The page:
Girls find music from Buffett and his ukuleles
By Jonathan Stempel
OMAHA, Nebraska (Reuters) - When he's not attending to the businesses that helped him amass a $40 billion fortune, Warren Buffett maintains a decades-long love for the ukulele, and he wants to keep the music playing.
To help this along, the world's second-richest person has given ukuleles and a lesson on the instrument to girls at the North Omaha branch of Girls Inc.
Raelynn McCreary is one of the girls. The 10-year-old calls what Buffett did "just plain kindness. If you're a really busy person and you take time out of your schedule to go teach someone else how to do something, then that is what everyone should do."
Girls Inc's goal is to help girls become "strong, smart and bold," bolstering their confidence and self-sufficiency. The group works with girls ages 5 to 18, mainly from lower-income families. Most live with one parent or in foster care.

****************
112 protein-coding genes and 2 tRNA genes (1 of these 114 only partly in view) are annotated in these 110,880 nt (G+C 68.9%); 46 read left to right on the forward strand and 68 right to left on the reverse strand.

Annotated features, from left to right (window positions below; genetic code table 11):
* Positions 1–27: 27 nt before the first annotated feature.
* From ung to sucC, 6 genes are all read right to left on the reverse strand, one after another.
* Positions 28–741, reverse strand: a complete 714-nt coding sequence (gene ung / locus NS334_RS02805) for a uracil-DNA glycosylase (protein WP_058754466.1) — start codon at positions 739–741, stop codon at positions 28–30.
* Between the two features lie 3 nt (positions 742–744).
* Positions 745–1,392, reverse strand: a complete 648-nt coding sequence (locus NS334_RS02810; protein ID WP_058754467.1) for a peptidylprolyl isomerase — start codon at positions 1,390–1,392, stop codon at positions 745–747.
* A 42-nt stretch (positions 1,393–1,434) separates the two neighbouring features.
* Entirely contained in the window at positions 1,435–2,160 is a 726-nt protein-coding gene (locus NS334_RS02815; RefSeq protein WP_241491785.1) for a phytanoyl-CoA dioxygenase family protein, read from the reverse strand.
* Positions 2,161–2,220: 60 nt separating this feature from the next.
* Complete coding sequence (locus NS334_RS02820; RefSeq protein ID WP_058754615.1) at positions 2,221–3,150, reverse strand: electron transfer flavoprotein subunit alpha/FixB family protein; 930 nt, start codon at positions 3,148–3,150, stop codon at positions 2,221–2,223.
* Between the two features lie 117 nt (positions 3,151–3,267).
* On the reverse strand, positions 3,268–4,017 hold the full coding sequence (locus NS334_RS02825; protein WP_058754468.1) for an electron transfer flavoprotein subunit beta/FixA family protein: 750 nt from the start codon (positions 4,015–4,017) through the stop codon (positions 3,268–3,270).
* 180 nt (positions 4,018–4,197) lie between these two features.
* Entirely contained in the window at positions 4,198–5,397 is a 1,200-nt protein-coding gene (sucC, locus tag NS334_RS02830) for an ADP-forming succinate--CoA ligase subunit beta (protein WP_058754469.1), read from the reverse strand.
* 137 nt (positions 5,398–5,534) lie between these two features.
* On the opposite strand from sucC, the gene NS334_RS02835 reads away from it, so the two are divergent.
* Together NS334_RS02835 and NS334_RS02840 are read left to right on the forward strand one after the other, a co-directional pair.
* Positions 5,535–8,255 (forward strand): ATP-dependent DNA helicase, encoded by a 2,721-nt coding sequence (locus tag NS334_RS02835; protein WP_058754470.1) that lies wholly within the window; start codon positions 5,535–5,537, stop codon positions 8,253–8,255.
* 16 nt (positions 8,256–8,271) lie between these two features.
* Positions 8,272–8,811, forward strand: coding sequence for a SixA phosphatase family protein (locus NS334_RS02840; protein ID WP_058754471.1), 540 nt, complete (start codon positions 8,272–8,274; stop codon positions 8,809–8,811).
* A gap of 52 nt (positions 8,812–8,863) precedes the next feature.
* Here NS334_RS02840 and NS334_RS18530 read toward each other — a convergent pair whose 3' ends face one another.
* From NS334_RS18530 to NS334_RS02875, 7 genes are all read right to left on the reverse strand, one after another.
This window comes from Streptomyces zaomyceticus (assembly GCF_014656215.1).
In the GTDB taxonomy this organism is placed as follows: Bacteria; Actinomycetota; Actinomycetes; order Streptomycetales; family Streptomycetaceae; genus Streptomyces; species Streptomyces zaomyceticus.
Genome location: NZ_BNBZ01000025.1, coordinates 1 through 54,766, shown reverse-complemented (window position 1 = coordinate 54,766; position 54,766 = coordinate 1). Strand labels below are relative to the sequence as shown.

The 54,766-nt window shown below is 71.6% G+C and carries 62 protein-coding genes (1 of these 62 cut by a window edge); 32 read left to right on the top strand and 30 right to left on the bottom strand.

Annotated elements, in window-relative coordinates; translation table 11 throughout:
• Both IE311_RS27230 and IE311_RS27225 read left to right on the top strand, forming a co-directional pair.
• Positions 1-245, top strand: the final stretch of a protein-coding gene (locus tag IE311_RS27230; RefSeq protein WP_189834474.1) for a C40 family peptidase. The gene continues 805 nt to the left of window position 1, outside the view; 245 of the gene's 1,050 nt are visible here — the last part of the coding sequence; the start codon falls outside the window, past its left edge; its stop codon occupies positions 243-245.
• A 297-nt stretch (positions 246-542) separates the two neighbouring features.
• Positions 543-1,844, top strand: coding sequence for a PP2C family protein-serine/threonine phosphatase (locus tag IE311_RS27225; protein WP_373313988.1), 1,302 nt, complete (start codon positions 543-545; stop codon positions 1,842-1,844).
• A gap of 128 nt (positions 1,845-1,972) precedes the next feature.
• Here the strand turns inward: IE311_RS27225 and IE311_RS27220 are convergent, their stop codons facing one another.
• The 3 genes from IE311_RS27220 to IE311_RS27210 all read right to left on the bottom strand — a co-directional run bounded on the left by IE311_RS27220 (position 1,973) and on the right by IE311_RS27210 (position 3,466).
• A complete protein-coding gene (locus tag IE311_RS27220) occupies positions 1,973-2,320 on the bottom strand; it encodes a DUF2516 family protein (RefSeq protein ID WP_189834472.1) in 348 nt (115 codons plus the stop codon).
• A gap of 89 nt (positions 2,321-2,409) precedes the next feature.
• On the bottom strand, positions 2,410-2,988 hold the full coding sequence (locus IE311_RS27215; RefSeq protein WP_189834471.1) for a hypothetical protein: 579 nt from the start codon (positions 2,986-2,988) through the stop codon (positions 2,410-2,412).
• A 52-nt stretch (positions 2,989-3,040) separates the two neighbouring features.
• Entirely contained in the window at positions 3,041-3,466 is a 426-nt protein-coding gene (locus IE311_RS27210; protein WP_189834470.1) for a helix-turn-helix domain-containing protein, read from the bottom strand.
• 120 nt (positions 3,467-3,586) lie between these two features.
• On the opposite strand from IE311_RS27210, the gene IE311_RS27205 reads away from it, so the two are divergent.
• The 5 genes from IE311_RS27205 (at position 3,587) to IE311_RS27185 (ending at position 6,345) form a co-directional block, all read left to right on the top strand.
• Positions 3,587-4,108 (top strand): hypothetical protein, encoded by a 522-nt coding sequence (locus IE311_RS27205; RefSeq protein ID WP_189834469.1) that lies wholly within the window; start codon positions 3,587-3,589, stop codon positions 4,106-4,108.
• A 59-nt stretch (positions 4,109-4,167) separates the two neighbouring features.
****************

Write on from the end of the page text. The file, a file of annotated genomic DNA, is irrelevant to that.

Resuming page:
Buffett's daughter Susie is on the group's national board. Her dad handed out the instruments a little over a month ago, and several girls are now taking weekly lessons.
"He's a rich man, and he doesn't show it," says Natalia Partridge, also 10. "I thought he was going to be snobby and kind of mean, but he turned out to be really nice."
The gift came about in an unusual way. Two artists held a December concert in Brooklyn, New York, performing songs by The Beatles on the ukulele.
They took donations, billing the event, tongue-in-cheek, as a benefit for Buffett. Continued...